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Hydropower decline adds strain to power grids in drought

by Mary Sewell

ST. LOUIS — After water levels at a California dam fell to historic lows this summer, the main hydropower plant it feeds was shut down. At the Hoover Dam in Nevada — one of the country’s biggest hydropower generators — production is down by 25%. If the extreme drought persists, federal officials say a dam in Arizona could stop producing electricity in coming years. Severe drought across the West drained reservoirs this year, slashing hydropower production and further stressing the region’s power grids. And as extreme weather becomes more familiar with climate change, grid operators adapt to hydropower generation swings.

“The challenge is finding the right resource, or a mix of resources, that can provide the same energy and power outputs as hydro,” said Lindsay Buckley, a spokesperson for the California Energy Commission. According to a recent federal forecast, U.S. hydropower generation is expected to decline 14% this year compared with 2020. The projected drops are concentrated in Western states that rely more heavily on hydropower, with California’s production expected to fall by nearly half. The reductions complicate grid operations since hydropower is a relatively flexible renewable energy source that can be easily turned up or down, experts say, such as in the evenings when the sun goes down and solar energy generation drops.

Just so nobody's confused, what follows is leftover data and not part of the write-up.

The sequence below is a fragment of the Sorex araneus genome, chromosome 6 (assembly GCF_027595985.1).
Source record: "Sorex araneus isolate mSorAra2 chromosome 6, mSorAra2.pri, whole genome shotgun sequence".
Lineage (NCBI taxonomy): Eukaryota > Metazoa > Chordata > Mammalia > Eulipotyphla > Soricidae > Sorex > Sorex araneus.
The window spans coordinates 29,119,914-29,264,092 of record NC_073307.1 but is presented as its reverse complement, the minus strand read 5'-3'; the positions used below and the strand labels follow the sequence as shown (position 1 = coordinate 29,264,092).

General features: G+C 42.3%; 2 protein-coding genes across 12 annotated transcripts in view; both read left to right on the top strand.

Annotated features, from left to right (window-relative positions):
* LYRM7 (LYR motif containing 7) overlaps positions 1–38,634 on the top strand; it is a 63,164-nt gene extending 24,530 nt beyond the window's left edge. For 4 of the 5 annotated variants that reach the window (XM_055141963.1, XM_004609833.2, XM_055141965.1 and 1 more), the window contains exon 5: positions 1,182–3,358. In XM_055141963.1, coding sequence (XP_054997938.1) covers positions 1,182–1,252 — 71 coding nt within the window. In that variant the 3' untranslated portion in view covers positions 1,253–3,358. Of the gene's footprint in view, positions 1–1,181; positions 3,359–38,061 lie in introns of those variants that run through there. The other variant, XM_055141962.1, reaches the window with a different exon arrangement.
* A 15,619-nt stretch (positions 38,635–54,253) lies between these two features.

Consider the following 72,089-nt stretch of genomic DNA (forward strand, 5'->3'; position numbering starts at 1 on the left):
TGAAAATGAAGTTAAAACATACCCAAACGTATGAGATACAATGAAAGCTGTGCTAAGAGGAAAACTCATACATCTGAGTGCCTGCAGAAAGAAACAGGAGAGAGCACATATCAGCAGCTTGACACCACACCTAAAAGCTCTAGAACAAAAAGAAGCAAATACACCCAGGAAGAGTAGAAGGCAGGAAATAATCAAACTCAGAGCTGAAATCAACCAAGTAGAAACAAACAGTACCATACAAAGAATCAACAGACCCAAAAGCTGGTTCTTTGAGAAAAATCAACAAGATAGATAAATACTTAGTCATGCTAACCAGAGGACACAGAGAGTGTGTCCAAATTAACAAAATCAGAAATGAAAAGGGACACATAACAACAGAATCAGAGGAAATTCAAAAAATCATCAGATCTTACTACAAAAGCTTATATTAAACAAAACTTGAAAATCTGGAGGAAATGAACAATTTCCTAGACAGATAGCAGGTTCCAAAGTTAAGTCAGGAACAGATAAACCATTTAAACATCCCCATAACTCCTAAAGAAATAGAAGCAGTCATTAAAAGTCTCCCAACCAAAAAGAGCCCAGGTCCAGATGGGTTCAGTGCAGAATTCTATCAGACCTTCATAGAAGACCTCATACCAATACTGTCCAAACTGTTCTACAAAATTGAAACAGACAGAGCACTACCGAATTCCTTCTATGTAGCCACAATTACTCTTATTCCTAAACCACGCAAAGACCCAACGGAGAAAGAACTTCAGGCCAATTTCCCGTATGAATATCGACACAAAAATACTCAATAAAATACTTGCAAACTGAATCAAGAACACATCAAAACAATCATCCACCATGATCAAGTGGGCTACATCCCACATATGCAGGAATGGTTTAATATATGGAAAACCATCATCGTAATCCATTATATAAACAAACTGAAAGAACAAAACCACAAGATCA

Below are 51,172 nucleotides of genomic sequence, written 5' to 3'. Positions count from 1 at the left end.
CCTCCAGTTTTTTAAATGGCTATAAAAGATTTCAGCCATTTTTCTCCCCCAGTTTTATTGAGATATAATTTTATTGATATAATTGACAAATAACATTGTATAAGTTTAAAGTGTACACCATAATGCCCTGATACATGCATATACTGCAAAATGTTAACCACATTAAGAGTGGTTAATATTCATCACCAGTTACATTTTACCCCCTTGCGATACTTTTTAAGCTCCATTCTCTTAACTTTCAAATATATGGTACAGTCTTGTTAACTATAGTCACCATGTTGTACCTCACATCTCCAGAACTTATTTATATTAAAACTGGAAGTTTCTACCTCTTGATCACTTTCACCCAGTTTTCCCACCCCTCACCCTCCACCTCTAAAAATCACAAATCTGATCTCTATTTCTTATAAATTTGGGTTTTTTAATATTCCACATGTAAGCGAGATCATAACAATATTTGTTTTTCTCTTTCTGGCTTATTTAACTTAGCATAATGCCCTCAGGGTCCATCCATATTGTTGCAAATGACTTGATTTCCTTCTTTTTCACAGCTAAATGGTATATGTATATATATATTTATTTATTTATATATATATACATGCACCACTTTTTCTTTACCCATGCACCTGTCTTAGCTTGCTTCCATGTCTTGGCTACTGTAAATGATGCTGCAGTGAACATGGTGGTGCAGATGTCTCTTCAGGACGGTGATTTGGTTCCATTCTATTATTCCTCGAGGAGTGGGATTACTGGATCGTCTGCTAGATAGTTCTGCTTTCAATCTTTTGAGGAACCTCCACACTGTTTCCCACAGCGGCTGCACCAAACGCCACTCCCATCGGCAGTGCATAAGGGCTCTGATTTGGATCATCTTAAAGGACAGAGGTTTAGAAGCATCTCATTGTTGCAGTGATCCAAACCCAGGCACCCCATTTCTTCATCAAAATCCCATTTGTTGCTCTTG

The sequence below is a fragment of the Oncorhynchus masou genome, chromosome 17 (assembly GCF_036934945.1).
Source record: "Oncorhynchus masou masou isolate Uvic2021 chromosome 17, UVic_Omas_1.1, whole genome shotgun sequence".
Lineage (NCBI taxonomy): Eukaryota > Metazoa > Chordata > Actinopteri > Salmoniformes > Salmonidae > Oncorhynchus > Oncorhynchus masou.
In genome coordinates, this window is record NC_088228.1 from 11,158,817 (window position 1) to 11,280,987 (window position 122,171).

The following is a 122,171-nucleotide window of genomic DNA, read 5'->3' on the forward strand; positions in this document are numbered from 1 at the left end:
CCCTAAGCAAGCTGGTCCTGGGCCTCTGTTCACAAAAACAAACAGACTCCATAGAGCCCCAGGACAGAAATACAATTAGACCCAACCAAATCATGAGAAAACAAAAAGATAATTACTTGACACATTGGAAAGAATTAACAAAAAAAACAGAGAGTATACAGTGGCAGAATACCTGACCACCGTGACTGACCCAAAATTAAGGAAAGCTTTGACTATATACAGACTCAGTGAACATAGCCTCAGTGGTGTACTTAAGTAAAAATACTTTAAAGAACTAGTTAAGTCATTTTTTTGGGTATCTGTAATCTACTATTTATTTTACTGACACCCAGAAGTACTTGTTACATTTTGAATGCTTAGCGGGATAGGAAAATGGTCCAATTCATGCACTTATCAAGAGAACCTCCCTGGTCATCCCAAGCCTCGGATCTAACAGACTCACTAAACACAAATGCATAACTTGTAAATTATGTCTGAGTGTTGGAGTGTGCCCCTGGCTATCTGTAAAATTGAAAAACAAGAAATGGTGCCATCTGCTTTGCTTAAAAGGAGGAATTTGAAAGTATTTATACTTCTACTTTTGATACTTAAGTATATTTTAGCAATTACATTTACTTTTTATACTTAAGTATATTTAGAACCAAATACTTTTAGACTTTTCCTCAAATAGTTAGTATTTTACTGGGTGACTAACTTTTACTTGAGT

“Hydro is a big part of the plan for making the whole system work together,” said Severin Borenstein, a renewable energy expert at the University of California, Berkeley, and board member of the California Independent System Operator, which manages the state’s electric grid. Borenstein noted that hydropower is essential as the state builds out its electricity storage options, including installing batteries that can dispatch energy when needed. Ben Kujala of the Northwest Power and Conservation Council, which handles power planning for the Columbia River basin, also noted that grid operators have adapted how they deploy hydropower in recent years to ensure that it complements solar and wind energy.

Power grids linking Western regions also offer some relief. While California can face multi-year stretches of dry weather, the Pacific Northwest usually gets enough precipitation in the winter to recover and produce hydropower to export. But this year, the Northwest was also hit by extreme heat and less rain, according to Crystal Raymond, a climate change researcher at the University of Washington. While energy planners account for drought years, Raymond said climate change over the long term mmightfurther reduce the aelting snow in mountains that fill reservoirs in the spring. In August, California officials shut down the Edward Hyatt hydropower plant for the first time in its 60-year history after water levels at Lake Oroville sank to historic lows. The plant can produce enough power for up to 750,000 homes but typically operates at lower levels.

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